Lana Del Rey expands on Instagram controversy, says she's 'definitely not racist'

WATCH: Lana Del Rey addresses controversy again, says she's 'definitely not racist.'

After sparking major controversy last week with an allegedly “racistsocial media post, Lana Del Rey has taken to Instagram in an attempt to defend herself, once again, from a continuously amassing wave of criticism.

Headlined with the caption “Nobody gets to tell your story,” the 34-year-old pop singer shared a six-minute IGTV video on Monday morning where she tried to explain her controversial rant, while also adding yet again that she’s “definitely not racist.”

In the initial post, shared on May 21, Del Rey said other female pop stars — singling out primarily Black women — have been getting No. 1 singles for singing about “being sexy” and “wearing no clothes” without judgement, whereas, she is supposedly always “crucified” for “glamourizing abuse” when trying to create “embodied” music about “feeling beautiful.”

Del Rey’s lengthy message reads, in part: “Now that Doja Cat, Ariana (Grande), Camila (Cabello), Cardi B, Kehlani, Nicki Minaj and Beyoncé have had number ones with songs about being sexy, wearing no clothes, f—ing, cheating etc., can I please go back to singing about being embodied, feeling beautiful by being in love even if the relationship is not perfect without being crucified, or saying that I’m glamourizing abuse?”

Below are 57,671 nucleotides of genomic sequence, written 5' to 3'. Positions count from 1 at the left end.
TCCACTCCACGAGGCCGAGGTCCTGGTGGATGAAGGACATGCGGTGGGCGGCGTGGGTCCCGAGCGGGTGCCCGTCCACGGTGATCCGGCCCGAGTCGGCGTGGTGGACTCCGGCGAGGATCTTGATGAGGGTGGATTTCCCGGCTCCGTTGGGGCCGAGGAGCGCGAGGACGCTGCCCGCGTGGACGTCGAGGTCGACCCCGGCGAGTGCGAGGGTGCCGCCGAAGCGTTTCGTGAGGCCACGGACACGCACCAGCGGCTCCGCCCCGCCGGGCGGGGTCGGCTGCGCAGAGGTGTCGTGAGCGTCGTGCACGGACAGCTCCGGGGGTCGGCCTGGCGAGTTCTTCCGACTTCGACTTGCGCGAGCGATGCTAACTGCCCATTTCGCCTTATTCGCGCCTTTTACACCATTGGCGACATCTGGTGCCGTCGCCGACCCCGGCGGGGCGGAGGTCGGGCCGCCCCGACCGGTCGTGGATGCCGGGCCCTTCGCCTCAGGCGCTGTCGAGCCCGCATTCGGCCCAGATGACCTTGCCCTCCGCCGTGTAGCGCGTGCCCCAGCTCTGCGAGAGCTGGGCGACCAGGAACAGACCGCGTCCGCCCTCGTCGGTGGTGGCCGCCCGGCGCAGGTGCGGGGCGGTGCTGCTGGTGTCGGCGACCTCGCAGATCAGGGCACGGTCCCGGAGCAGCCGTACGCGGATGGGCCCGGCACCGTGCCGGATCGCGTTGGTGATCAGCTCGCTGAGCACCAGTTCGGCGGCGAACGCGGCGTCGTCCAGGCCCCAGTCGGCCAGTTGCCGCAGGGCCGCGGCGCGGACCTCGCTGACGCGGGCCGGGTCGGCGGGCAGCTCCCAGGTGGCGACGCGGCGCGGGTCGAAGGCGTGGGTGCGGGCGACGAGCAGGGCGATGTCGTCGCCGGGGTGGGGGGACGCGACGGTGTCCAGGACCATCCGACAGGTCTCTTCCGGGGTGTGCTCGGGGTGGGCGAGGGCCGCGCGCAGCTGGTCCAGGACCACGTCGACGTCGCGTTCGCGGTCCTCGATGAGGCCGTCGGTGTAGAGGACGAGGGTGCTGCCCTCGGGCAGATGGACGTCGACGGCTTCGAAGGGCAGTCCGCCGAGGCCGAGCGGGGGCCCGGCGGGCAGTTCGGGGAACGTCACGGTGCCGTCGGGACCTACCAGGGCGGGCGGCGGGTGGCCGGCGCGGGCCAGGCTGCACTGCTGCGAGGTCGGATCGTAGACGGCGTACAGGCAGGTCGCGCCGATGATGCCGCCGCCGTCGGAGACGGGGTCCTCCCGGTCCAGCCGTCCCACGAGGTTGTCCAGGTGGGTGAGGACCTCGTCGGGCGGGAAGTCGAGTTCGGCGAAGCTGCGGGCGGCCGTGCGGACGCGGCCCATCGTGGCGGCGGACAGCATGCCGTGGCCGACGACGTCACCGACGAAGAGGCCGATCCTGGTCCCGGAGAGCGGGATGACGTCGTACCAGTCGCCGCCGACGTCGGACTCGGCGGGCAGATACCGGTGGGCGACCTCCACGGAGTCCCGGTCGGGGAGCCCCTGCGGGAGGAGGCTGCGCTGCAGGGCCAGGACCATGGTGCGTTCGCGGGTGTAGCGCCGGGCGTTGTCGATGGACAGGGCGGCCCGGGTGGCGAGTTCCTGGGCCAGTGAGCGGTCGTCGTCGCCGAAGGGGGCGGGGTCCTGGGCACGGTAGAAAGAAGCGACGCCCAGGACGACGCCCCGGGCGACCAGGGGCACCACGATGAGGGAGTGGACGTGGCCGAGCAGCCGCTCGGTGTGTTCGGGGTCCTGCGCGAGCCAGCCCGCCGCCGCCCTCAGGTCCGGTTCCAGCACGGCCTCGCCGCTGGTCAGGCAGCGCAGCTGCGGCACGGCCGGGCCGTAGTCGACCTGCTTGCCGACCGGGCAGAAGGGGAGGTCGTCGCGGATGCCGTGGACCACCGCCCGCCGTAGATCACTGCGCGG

Though the brooding pop singer said the basis of her message was just to defend herself from the “female writers” and “alt. singers” who have continued to criticize her “minor lyrical exploration” in the last decade, many of her followers couldn’t help but feel like Del Rey was simply being “racist” by “targeting” black artists like Doja CatNicki Minaj and Beyoncé.

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The five-time Grammy Award nominee also expressed concern that there simply isn’t a “place in feminism” for women “who look and act” like her, which many took as another racial attack against women of colour.

In her new video message, however, Del Rey stressed that her rant was merely “advocacy for fragility” in the “feminist movement” and should not have been turned into “a race war.”

“I don’t wanna beat a dead horse, and I don’t wanna go on and on about this post thing,” she said at the beginning of the message, “but I want to remind you that in that post was about the need for fragility in the feminist movement.”

Del Rey attempted to elaborate on her “questionable” words further in her video.

She reiterated: “When I mentioned women that look like me, I didn’t mean white like me. I mean the kind of women who other people might not believe, because they think, ‘Oh, well look at her, she f—ing deserves (abuse)’ or whatever.

“There are a lot of people like that.”

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The New York City-born star said she thinks it’s “sad” that the women she mentioned could get away with singing about “dancing for money or whatever,” but she couldn’t.